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Diagnosing prostate cancer

Last Modified: 9/17/2020

Prostate Cancer

This post was written by Adam Thomas, MD, PPG – Urology.

In our series on prostate cancer awareness, we’ve discussed the prevalence of this form of cancer, as well as screening options. This post will focus on how physicians diagnose prostate cancer.

Prostate cancer is diagnosed via a transrectal ultrasound and a prostate biopsy, which combined are referred to as TRUS Prostate Biopsy. These office-based procedures typically take five minutes. They are most commonly performed while the patient is awake with a local anesthetic, although a general anesthetic or nitrous oxide can be used for patients who cannot tolerate procedures while awake.

What patients can expect

First, the physician will do the ultrasound. A wand is placed into the rectum to allow the urologist to visualize the prostate, accurately size the prostate and make sure the prostate is adequately biopsied. Different areas of the prostate have names and carry different risks for harboring cancer. Although ultrasound has limitations on resolution, and cannot reliably visualize actual cancer, newer techniques overlay an MRI image on top of the ultrasound to allow for localization of suspicious areas of prostate cancer. One specific device with this capability is called a UroNav fusion biopsy.

Second, the urologist will perform the biopsy. The physician will numb the prostate with lidocaine before typically obtaining twelve biopsies. If the MRI fusion biopsy technique is used in the first procedure, obtaining several biopsies may target a specific area in addition to further random biopsies for thorough evaluation of the entire prostate.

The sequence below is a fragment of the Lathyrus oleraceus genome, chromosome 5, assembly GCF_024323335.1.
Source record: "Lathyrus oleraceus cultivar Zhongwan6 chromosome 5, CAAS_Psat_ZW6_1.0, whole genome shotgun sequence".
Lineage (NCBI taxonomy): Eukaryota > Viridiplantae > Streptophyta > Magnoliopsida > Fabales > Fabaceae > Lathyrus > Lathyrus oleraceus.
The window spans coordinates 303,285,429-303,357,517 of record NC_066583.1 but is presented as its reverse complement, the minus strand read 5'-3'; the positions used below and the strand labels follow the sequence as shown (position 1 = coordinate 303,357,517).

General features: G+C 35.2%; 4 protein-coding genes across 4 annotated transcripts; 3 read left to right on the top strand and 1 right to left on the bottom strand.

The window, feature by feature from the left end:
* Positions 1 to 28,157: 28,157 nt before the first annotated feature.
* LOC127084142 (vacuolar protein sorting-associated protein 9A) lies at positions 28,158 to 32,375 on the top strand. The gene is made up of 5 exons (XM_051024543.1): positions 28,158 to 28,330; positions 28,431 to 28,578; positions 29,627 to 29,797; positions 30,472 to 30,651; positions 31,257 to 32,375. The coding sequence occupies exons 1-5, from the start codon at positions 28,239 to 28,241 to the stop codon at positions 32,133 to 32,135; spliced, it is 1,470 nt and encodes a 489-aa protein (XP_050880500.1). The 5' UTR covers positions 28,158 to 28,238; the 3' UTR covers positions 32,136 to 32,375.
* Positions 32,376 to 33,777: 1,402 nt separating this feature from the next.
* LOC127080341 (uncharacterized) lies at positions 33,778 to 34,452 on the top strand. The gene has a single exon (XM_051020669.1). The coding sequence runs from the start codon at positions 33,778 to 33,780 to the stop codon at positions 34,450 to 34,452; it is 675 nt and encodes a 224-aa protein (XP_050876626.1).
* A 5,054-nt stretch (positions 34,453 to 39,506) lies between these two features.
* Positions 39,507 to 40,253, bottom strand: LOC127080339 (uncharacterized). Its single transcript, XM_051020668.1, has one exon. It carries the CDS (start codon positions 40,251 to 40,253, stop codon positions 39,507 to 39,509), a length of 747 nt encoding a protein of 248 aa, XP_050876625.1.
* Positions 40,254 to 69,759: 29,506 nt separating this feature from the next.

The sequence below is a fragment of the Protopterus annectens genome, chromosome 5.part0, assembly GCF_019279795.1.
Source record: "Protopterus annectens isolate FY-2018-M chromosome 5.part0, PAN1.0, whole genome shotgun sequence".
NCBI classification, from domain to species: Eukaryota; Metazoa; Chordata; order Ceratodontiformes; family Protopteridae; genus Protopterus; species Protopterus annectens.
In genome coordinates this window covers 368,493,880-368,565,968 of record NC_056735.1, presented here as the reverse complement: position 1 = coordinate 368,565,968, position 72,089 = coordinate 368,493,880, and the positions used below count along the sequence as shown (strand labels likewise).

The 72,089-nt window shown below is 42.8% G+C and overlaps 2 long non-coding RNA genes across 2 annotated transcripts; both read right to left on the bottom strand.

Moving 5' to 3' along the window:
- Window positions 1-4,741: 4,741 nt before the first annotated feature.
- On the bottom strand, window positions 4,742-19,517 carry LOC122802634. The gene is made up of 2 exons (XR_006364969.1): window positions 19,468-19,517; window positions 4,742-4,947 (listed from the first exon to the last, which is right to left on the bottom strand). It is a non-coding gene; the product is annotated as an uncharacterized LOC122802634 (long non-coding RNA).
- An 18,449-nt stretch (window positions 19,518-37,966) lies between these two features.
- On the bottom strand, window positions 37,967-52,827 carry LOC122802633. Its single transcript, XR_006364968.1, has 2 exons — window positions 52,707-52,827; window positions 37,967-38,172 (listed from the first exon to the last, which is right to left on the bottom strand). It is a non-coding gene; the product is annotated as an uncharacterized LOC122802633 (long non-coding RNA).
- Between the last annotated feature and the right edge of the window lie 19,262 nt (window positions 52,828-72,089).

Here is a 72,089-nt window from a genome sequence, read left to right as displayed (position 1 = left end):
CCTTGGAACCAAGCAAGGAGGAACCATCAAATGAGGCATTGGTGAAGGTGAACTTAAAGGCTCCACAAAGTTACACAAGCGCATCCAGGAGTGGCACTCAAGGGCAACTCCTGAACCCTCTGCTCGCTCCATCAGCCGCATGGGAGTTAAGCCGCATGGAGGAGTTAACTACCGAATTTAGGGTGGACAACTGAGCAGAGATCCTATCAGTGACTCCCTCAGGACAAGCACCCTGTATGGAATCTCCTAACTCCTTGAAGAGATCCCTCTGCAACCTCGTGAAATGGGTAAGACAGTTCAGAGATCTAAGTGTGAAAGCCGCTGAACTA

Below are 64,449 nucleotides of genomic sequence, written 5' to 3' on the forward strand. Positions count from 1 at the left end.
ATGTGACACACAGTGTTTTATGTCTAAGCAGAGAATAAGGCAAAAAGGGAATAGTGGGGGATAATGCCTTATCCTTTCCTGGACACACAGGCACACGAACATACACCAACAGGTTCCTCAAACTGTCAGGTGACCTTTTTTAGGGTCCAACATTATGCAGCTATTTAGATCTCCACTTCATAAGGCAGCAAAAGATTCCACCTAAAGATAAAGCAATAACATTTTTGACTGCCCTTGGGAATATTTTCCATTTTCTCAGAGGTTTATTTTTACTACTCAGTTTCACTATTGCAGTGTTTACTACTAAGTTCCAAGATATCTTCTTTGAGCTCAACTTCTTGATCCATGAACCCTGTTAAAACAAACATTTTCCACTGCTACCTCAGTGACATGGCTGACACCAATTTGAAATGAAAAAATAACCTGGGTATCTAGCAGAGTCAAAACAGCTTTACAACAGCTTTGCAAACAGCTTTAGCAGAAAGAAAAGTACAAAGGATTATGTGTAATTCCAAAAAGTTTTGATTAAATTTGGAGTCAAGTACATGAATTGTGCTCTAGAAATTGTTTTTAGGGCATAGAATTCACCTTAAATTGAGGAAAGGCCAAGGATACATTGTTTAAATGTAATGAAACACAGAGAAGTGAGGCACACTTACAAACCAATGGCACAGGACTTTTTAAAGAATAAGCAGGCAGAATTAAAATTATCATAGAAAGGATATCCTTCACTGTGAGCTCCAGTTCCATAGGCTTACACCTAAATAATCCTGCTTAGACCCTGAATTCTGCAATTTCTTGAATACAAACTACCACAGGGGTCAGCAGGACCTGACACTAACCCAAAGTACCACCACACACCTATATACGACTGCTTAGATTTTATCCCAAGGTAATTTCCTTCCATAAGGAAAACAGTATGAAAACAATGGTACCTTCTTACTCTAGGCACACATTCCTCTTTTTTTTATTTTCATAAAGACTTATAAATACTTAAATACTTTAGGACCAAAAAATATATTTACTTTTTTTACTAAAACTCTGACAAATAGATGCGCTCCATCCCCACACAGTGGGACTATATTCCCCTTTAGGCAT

Potential risks

Risks related to the biopsy are low. Infection is a concern, but is lowered by antibiotics. It’s normal and expected for patients to have some blood in their urine, rectum and semen for two weeks.

Results

Results often return within three to seven days. The three potential results are benign, prostate cancer or atypical small acinar proliferation (ASAP), which essentially means there are unusual cells that are not cancerous but worrisome. 

Being evaluated for prostate cancer is, without question, a stressful period, but TRUS prostate biopsy is the gold standard for diagnosis. The procedure can be done safely and in a comfortable office setting, and allows for an MRI to enhance the ability to find suspicious areas. Remember, diagnosis is on the path to recovery, and can ultimately save your life.

 

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